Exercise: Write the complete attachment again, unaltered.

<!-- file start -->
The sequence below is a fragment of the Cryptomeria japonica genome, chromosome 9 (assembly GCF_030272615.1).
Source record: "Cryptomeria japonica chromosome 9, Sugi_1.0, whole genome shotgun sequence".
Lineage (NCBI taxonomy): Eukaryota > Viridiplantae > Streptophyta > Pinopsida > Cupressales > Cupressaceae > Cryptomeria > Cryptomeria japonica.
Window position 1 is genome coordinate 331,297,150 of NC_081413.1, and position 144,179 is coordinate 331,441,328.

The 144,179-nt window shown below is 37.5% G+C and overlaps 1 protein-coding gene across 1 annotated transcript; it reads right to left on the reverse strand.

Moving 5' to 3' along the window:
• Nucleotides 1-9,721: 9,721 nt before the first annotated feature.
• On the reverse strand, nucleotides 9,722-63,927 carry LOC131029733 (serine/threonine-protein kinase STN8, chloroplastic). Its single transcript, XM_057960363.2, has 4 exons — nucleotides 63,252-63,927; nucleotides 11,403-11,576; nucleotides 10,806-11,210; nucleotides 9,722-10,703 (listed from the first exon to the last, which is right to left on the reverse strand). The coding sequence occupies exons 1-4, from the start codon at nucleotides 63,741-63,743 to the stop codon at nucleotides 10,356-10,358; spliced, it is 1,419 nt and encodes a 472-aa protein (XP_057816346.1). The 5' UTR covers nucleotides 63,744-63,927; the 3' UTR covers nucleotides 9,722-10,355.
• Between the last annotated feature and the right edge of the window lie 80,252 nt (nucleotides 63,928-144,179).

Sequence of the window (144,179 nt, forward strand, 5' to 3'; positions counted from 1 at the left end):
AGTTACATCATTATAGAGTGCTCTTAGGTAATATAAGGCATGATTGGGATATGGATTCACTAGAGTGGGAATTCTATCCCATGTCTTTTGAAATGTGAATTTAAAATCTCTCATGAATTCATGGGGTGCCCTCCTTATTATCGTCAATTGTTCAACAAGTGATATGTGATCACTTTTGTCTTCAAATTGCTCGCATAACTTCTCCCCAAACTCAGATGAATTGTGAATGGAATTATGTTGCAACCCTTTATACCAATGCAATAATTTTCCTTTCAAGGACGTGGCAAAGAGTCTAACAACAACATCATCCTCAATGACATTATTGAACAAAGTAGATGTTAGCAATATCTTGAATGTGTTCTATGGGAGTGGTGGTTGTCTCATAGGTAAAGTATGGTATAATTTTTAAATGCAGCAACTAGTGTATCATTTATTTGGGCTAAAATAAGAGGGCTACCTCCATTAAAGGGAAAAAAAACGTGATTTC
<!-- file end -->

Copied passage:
The sequence below is a fragment of the Cryptomeria japonica genome, chromosome 9 (assembly GCF_030272615.1).
Source record: "Cryptomeria japonica chromosome 9, Sugi_1.0, whole genome shotgun sequence".
Lineage (NCBI taxonomy): Eukaryota > Viridiplantae > Streptophyta > Pinopsida > Cupressales > Cupressaceae > Cryptomeria > Cryptomeria japonica.
Window position 1 is genome coordinate 331,297,150 of NC_081413.1, and position 144,179 is coordinate 331,441,328.

The 144,179-nt window shown below is 37.5% G+C and overlaps 1 protein-coding gene across 1 annotated transcript; it reads right to left on the reverse strand.

Moving 5' to 3' along the window:
• Nucleotides 1-9,721: 9,721 nt before the first annotated feature.
• On the reverse strand, nucleotides 9,722-63,927 carry LOC131029733 (serine/threonine-protein kinase STN8, chloroplastic). Its single transcript, XM_057960363.2, has 4 exons — nucleotides 63,252-63,927; nucleotides 11,403-11,576; nucleotides 10,806-11,210; nucleotides 9,722-10,703 (listed from the first exon to the last, which is right to left on the reverse strand). The coding sequence occupies exons 1-4, from the start codon at nucleotides 63,741-63,743 to the stop codon at nucleotides 10,356-10,358; spliced, it is 1,419 nt and encodes a 472-aa protein (XP_057816346.1). The 5' UTR covers nucleotides 63,744-63,927; the 3' UTR covers nucleotides 9,722-10,355.
• Between the last annotated feature and the right edge of the window lie 80,252 nt (nucleotides 63,928-144,179).

Sequence of the window (144,179 nt, forward strand, 5' to 3'; positions counted from 1 at the left end):
AGTTACATCATTATAGAGTGCTCTTAGGTAATATAAGGCATGATTGGGATATGGATTCACTAGAGTGGGAATTCTATCCCATGTCTTTTGAAATGTGAATTTAAAATCTCTCATGAATTCATGGGGTGCCCTCCTTATTATCGTCAATTGTTCAACAAGTGATATGTGATCACTTTTGTCTTCAAATTGCTCGCATAACTTCTCCCCAAACTCAGATGAATTGTGAATGGAATTATGTTGCAACCCTTTATACCAATGCAATAATTTTCCTTTCAAGGACGTGGCAAAGAGTCTAACAACAACATCATCCTCAATGACATTATTGAACAAAGTAGATGTTAGCAATATCTTGAATGTGTTCTATGGGAGTGGTGGTTGTCTCATAGGTAAAGTATGGTATAATTTTTAAATGCAGCAACTAGTGTATCATTTATTTGGGCTAAAATAAGAGGGCTACCTCCATTAAAGGGAAAAAAAACGTGATTTC